Meg Cabot – Royal Wedding
(review copy from Edelweiss)
I am not as crazy about this book as I’d like to be, even though I love Meg Cabot’s adult fiction. I think taking a character from a YA series into adulthood is always tricky, and one of my main problems with this was that all the old characters are still around, even though Mia’s in her mid-twenties, so it does feel rather contrived. I liked the pop culture commentary and the challenges of being an adult royal and public figure, but other aspects – like Mia having lost her stepfather – didn’t quite ring true. It’s basically seeing more of the characters we already know, rather than exploring the realistic changes that might take place as someone grows up. A fun read but not necessarily one to rush out to get. (Also out this summer: the first in the spinoff MG series, about Mia’s newly-discovered half-sister.)

Miranda July – The First Bad Man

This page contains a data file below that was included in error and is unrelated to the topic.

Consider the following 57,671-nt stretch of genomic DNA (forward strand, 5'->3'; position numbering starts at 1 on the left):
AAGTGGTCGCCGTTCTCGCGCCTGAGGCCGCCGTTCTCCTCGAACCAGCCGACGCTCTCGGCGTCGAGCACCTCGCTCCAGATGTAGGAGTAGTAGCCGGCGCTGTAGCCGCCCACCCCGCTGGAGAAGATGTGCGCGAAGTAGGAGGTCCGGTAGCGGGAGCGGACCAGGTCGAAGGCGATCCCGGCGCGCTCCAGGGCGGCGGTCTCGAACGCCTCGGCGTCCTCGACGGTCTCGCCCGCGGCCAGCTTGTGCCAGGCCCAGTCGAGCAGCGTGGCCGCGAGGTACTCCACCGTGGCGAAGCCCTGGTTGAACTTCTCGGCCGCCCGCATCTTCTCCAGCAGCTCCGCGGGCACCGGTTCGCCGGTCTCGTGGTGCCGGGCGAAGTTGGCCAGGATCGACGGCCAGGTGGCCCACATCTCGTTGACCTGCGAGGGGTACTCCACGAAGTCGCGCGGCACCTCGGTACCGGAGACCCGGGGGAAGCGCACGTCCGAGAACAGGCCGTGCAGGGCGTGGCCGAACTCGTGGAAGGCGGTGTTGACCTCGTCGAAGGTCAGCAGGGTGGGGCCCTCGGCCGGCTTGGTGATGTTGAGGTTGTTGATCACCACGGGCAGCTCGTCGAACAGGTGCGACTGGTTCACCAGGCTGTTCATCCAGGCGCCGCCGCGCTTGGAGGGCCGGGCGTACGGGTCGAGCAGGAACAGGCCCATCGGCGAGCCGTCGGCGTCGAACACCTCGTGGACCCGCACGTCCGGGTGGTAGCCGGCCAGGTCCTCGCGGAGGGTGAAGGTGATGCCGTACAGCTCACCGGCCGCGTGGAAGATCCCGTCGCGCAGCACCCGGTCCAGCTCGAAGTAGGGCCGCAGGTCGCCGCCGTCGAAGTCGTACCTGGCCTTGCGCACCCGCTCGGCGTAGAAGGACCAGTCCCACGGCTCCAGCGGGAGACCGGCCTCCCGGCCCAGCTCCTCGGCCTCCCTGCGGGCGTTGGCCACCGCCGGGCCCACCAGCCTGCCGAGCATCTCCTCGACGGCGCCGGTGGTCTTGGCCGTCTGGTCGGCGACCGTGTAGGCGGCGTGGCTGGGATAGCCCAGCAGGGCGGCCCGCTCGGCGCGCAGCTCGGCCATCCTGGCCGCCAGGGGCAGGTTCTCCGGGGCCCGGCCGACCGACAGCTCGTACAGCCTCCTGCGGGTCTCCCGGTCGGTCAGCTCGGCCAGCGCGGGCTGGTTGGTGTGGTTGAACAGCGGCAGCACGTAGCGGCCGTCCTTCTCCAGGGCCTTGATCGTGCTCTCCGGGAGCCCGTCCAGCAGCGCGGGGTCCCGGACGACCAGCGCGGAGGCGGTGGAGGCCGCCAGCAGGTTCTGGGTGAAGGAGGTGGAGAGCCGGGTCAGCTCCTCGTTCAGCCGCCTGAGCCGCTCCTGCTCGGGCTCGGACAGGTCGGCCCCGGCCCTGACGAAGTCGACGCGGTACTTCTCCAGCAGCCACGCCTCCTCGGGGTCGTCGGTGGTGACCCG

Reviewed for Arena (RTE).

Upcoming teaching

Just a little heads-up about some upcoming teaching of creative writing I’ll be doing in Dublin over the next while, at the lovely Big Smoke Writing Factory:

  • a Beginning To Write Fiction class, for absolute beginners or for people who’ve written a bit but want some idea about the basics (how to develop characters, think about plot, consider viewpoint, approach dialogue, etc) [6 weeks, Tuesday evenings from April 14th]
  • a Novel In Progress workshop, which is for people who’ve taken classes previously, are familiar with getting and giving constructive criticism, and are working on novels of all genres [6 weeks, Thursday evenings from April 23rd]